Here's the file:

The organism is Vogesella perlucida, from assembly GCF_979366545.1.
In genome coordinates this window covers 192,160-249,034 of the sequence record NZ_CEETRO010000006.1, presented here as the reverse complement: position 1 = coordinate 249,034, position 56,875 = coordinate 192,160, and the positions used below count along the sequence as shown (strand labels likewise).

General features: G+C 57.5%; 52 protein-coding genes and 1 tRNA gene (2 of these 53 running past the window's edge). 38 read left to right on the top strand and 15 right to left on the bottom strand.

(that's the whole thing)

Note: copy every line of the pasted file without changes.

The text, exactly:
The organism is Vogesella perlucida, from assembly GCF_979366545.1.
In genome coordinates this window covers 192,160-249,034 of the sequence record NZ_CEETRO010000006.1, presented here as the reverse complement: position 1 = coordinate 249,034, position 56,875 = coordinate 192,160, and the positions used below count along the sequence as shown (strand labels likewise).

General features: G+C 57.5%; 52 protein-coding genes and 1 tRNA gene (2 of these 53 running past the window's edge). 38 read left to right on the top strand and 15 right to left on the bottom strand.